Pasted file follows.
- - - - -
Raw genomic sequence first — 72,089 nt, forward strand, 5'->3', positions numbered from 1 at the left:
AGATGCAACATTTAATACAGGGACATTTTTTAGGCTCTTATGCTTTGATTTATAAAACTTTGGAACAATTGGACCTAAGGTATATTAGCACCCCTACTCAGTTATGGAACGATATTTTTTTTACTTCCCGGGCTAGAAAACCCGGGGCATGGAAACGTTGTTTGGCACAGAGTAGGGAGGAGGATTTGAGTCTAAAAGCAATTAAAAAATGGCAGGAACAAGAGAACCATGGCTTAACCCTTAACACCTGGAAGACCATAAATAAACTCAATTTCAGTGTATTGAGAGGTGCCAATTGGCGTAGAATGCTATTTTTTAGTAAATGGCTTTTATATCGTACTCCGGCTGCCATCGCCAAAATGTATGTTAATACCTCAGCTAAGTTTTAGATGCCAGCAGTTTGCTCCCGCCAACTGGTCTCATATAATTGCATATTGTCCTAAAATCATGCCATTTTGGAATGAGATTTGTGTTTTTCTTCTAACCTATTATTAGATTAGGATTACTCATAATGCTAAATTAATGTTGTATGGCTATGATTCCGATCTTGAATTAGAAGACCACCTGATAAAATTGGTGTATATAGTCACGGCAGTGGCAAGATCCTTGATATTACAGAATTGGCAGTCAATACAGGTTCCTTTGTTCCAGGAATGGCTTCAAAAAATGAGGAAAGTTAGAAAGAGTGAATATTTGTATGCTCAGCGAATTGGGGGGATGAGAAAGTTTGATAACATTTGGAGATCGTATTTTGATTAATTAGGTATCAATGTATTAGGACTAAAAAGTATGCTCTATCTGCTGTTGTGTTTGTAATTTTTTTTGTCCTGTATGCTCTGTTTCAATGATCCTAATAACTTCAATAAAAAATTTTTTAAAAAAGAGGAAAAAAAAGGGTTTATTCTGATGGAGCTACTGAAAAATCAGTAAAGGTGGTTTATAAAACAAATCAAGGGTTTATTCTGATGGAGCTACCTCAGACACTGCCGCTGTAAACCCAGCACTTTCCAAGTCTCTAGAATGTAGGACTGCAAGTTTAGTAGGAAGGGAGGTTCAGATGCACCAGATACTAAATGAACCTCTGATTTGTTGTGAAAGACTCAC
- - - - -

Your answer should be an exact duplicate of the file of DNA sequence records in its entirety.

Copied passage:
Raw genomic sequence first — 72,089 nt, forward strand, 5'->3', positions numbered from 1 at the left:
AGATGCAACATTTAATACAGGGACATTTTTTAGGCTCTTATGCTTTGATTTATAAAACTTTGGAACAATTGGACCTAAGGTATATTAGCACCCCTACTCAGTTATGGAACGATATTTTTTTTACTTCCCGGGCTAGAAAACCCGGGGCATGGAAACGTTGTTTGGCACAGAGTAGGGAGGAGGATTTGAGTCTAAAAGCAATTAAAAAATGGCAGGAACAAGAGAACCATGGCTTAACCCTTAACACCTGGAAGACCATAAATAAACTCAATTTCAGTGTATTGAGAGGTGCCAATTGGCGTAGAATGCTATTTTTTAGTAAATGGCTTTTATATCGTACTCCGGCTGCCATCGCCAAAATGTATGTTAATACCTCAGCTAAGTTTTAGATGCCAGCAGTTTGCTCCCGCCAACTGGTCTCATATAATTGCATATTGTCCTAAAATCATGCCATTTTGGAATGAGATTTGTGTTTTTCTTCTAACCTATTATTAGATTAGGATTACTCATAATGCTAAATTAATGTTGTATGGCTATGATTCCGATCTTGAATTAGAAGACCACCTGATAAAATTGGTGTATATAGTCACGGCAGTGGCAAGATCCTTGATATTACAGAATTGGCAGTCAATACAGGTTCCTTTGTTCCAGGAATGGCTTCAAAAAATGAGGAAAGTTAGAAAGAGTGAATATTTGTATGCTCAGCGAATTGGGGGGATGAGAAAGTTTGATAACATTTGGAGATCGTATTTTGATTAATTAGGTATCAATGTATTAGGACTAAAAAGTATGCTCTATCTGCTGTTGTGTTTGTAATTTTTTTTGTCCTGTATGCTCTGTTTCAATGATCCTAATAACTTCAATAAAAAATTTTTTAAAAAAGAGGAAAAAAAAGGGTTTATTCTGATGGAGCTACTGAAAAATCAGTAAAGGTGGTTTATAAAACAAATCAAGGGTTTATTCTGATGGAGCTACCTCAGACACTGCCGCTGTAAACCCAGCACTTTCCAAGTCTCTAGAATGTAGGACTGCAAGTTTAGTAGGAAGGGAGGTTCAGATGCACCAGATACTAAATGAACCTCTGATTTGTTGTGAAAGACTCAC